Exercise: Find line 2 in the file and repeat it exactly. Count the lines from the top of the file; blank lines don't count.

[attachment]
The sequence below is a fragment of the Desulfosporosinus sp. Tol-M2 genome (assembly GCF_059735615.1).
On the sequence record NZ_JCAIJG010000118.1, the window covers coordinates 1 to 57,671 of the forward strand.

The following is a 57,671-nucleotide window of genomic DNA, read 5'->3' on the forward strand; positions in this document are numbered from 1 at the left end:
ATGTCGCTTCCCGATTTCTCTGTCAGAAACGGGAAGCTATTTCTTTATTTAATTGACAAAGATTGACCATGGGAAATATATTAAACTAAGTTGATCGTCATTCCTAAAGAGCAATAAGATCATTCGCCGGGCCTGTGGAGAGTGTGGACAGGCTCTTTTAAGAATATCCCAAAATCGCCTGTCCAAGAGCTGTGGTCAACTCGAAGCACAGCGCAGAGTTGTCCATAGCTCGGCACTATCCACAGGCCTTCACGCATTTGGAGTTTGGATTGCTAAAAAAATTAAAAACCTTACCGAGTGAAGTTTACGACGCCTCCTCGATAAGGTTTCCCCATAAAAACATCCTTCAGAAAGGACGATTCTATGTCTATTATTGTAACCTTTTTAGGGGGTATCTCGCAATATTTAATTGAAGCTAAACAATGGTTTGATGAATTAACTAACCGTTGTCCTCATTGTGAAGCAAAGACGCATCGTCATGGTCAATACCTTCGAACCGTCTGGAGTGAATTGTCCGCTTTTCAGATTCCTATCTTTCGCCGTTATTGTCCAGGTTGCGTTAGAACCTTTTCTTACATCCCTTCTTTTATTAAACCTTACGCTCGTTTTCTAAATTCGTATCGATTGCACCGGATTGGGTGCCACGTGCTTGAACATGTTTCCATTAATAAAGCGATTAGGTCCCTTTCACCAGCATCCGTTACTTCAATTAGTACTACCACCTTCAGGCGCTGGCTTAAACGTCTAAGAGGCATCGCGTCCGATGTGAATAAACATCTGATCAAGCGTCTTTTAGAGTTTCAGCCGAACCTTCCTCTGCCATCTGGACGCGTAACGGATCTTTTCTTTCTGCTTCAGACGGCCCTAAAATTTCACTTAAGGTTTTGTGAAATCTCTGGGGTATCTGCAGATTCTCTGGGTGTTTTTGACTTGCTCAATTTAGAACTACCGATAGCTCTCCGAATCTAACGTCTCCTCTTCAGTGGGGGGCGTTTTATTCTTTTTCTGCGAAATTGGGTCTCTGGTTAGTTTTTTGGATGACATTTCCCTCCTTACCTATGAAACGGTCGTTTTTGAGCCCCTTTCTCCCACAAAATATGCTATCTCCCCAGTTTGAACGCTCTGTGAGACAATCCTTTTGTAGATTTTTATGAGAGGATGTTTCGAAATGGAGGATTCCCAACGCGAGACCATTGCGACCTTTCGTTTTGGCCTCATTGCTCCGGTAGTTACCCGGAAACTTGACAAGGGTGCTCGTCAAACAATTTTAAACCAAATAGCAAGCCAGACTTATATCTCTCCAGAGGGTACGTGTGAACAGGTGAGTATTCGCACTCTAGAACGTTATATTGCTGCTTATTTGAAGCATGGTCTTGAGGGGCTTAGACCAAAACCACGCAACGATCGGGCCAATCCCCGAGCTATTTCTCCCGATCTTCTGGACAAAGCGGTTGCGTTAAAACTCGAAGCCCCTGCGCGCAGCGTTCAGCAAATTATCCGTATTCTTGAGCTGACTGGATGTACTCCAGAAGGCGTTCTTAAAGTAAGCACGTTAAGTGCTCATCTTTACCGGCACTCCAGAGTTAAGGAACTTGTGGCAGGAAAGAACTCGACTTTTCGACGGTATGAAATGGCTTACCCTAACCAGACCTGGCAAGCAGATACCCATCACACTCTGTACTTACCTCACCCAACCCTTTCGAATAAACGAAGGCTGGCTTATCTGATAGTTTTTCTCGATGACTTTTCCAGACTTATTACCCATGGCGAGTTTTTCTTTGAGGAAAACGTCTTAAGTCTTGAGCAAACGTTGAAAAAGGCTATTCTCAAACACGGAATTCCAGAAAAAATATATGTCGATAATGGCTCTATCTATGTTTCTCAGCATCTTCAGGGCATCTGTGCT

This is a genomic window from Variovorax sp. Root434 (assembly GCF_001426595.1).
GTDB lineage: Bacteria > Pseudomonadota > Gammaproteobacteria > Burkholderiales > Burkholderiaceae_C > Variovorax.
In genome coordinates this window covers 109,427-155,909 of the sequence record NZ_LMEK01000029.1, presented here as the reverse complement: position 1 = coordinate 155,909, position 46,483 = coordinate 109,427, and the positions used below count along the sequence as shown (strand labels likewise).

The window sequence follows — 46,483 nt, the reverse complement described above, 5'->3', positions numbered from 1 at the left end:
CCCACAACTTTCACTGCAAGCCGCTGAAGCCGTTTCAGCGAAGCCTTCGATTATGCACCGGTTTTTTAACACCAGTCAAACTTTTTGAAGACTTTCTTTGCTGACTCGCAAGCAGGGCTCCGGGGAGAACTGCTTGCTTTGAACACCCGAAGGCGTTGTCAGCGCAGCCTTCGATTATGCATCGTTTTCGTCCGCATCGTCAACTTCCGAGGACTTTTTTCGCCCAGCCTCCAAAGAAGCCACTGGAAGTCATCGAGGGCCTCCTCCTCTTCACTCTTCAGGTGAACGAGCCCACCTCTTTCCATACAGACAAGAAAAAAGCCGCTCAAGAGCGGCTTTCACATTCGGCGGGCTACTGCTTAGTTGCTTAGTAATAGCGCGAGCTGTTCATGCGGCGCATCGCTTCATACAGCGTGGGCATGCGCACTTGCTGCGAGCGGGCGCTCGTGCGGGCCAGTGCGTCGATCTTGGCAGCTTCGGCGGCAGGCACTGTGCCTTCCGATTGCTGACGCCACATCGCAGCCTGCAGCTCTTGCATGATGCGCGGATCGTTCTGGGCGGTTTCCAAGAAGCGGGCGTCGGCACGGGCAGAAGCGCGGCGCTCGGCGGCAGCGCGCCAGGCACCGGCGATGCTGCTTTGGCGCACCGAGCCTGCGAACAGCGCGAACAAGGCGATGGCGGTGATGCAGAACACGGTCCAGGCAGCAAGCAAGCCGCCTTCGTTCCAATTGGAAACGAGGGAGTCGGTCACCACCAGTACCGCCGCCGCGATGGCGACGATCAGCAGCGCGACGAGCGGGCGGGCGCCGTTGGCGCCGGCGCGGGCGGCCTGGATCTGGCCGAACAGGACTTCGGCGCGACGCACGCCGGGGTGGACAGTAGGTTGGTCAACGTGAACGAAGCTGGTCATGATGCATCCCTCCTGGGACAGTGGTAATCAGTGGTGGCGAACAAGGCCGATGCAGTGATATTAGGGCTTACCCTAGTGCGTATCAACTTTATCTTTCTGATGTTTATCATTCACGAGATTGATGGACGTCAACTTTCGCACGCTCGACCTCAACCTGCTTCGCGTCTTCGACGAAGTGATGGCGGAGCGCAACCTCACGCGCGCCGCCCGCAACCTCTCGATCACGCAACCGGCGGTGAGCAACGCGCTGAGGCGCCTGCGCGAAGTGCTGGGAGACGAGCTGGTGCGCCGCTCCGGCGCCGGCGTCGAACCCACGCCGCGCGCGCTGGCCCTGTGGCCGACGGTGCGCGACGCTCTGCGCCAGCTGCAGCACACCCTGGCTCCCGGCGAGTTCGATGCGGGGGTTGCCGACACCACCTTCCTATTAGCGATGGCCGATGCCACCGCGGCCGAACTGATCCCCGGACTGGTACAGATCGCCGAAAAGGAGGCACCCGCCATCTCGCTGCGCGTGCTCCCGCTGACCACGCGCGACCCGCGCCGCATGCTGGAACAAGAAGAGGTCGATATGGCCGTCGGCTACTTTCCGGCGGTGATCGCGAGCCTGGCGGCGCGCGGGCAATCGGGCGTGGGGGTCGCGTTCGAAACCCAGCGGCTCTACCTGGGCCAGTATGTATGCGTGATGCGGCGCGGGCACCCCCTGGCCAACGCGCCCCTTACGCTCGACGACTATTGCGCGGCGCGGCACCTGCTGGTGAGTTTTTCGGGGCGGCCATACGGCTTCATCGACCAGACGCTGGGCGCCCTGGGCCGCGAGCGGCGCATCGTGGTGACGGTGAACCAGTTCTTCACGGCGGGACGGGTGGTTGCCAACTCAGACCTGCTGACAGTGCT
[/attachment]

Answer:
On the sequence record NZ_JCAIJG010000118.1, the window covers coordinates 1 to 57,671 of the forward strand.